- by Steve Broderick
As Connecticut’s Extension Forester, it’s been my privilege to meet many hundreds of forest landowners. Over time, many of them have come to love their land, and would love to know it will remain undeveloped after they’re gone.
Some landowners feel secure because they have a valid, up-to-date will. But the fact is that a simple will, which leaves everything to a surviving spouse or equally divided among heirs, may actually be the wrong thing for everyone involved. In the worst case it can waste thousands of dollars in available tax savings and leave a difficult tax-planning dilemma in the hands of surviving family members. It can even force heirs to sell property against their wishes.
A good family land protection plan will nearly always require professional assistance at some point in the process. But that doesn’t mean you should walk into an attorney’s office tomorrow and cry “Help!” By working through a few simple steps before seeking assistance, you can both save money and help ensure that your family lands protection plan accomplishes exactly what you want it to.
I’ve been involved in many, many land protection workshops over the years. Attorneys, insurance experts, foresters and others have given excellent presentations, and hundreds of intelligent and acutely interested landowners have listened intently. And yet, often enough, at least some of those landowners have walked out the door saying, “That was great, but I’m not really sure what to do next.” So if you’re a forest owner, or you know one you can hand this to, here for your (or their) consideration are Broderick’s five simple steps for starting a family lands protection plan:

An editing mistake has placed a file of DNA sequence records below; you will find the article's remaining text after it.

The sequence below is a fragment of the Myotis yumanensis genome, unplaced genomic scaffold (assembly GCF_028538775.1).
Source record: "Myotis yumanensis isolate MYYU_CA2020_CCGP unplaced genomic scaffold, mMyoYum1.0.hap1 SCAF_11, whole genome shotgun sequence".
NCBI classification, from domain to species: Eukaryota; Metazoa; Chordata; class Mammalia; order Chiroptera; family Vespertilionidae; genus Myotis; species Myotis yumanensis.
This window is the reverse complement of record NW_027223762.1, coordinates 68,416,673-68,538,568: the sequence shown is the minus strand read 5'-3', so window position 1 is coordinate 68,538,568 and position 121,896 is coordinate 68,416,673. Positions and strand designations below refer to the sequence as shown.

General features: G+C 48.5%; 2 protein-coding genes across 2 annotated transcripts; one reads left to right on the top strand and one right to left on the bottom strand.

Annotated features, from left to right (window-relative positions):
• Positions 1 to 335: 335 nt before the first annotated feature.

Step 1: Get specific. What is it exactly that you want preserved for future generations? Try to think in terms of specific protection goals, such as protecting habitat for wildlife, preserving a scenic vista, and/or sustaining a working farm. Some additional questions to ask yourself include:
- Do you want an heir or heirs to someday own it, or do you prefer that a land trust or conservation organization own it?
- Do you want to retain the land and exclusive use of it for your lifetime?
- Do you want the public to be able to enjoy your land, or do you want it to remain private?
STEP 2 – Talk about this with the family. This isn’t necessary for everyone, but is absolutely essential for many. Many a land protection effort has failed, or never gotten off the ground, because family members either didn’t communicate or couldn’t agree. At some point, we all must face our own mortality. There is nothing unseemly or morbid about having these discussions, but breaking the ice can be difficult.
STEP 3 – Take stock of what you have. People who own thousands of dollars worth of stocks or bonds usually keep fairly close track of them. Yet it’s always amazed me how these very same people can own tens or even hundreds of thousands of dollars worth of land and timber, and yet know almost nothing about it. If you don’t know where your boundaries are, that’s a good place to start. This doesn’t necessarily mean an expensive survey. If abutters agree on boundary location, and they record an accurate description on their deeds, that’s usually all that matters.